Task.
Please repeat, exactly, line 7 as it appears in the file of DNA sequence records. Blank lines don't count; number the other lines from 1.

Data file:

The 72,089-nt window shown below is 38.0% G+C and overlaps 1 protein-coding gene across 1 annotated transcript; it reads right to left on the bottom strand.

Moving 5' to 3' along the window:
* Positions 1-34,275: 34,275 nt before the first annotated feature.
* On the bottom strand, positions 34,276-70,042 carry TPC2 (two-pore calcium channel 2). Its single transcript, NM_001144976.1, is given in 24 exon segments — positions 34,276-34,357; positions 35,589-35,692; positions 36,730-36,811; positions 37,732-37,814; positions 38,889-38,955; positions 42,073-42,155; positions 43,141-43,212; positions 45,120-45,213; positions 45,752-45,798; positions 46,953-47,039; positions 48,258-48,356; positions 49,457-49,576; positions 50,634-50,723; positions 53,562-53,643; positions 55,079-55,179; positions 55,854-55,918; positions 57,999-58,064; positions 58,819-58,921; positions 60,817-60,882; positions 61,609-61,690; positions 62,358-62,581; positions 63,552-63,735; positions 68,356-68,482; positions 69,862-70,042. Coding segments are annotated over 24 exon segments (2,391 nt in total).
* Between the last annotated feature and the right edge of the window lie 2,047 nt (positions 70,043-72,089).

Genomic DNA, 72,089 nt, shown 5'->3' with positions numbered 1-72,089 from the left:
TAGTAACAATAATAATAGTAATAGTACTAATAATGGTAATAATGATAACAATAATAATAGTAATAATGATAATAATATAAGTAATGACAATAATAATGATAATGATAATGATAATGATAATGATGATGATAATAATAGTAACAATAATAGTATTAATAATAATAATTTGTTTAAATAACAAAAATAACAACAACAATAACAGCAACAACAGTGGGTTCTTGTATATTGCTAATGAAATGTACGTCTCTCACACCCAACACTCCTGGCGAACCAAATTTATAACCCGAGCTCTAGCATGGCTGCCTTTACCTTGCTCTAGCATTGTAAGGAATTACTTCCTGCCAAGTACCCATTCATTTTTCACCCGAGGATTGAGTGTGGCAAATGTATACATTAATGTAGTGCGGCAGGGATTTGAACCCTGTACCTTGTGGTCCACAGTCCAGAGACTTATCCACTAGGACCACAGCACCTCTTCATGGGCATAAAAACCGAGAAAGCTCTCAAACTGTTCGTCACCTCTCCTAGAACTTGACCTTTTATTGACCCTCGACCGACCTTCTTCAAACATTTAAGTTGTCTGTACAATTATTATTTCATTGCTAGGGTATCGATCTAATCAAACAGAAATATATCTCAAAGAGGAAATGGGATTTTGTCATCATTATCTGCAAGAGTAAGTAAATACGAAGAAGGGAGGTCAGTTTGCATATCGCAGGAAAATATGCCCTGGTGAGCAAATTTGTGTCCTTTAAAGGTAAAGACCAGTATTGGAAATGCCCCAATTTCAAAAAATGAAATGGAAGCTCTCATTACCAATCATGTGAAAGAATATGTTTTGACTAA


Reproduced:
TAGTAACAATAATAATAGTAATAGTACTAATAATGGTAATAATGATAACAATAATAATAGTAATAATGATAATAATATAAGTAATGACAATAATAATGATAATGATAATGATAATGATAATGATGATGATAATAATAGTAACAATAATAGTATTAATAATAATAATTTGTTTAAATAACAAAAATAACAACAACAATAACAGCAACAACAGTGGGTTCTTGTATATTGCTAATGAAATGTACGTCTCTCACACCCAACACTCCTGGCGAACCAAATTTATAACCCGAGCTCTAGCATGGCTGCCTTTACCTTGCTCTAGCATTGTAAGGAATTACTTCCTGCCAAGTACCCATTCATTTTTCACCCGAGGATTGAGTGTGGCAAATGTATACATTAATGTAGTGCGGCAGGGATTTGAACCCTGTACCTTGTGGTCCACAGTCCAGAGACTTATCCACTAGGACCACAGCACCTCTTCATGGGCATAAAAACCGAGAAAGCTCTCAAACTGTTCGTCACCTCTCCTAGAACTTGACCTTTTATTGACCCTCGACCGACCTTCTTCAAACATTTAAGTTGTCTGTACAATTATTATTTCATTGCTAGGGTATCGATCTAATCAAACAGAAATATATCTCAAAGAGGAAATGGGATTTTGTCATCATTATCTGCAAGAGTAAGTAAATACGAAGAAGGGAGGTCAGTTTGCATATCGCAGGAAAATATGCCCTGGTGAGCAAATTTGTGTCCTTTAAAGGTAAAGACCAGTATTGGAAATGCCCCAATTTCAAAAAATGAAATGGAAGCTCTCATTACCAATCATGTGAAAGAATATGTTTTGACTAA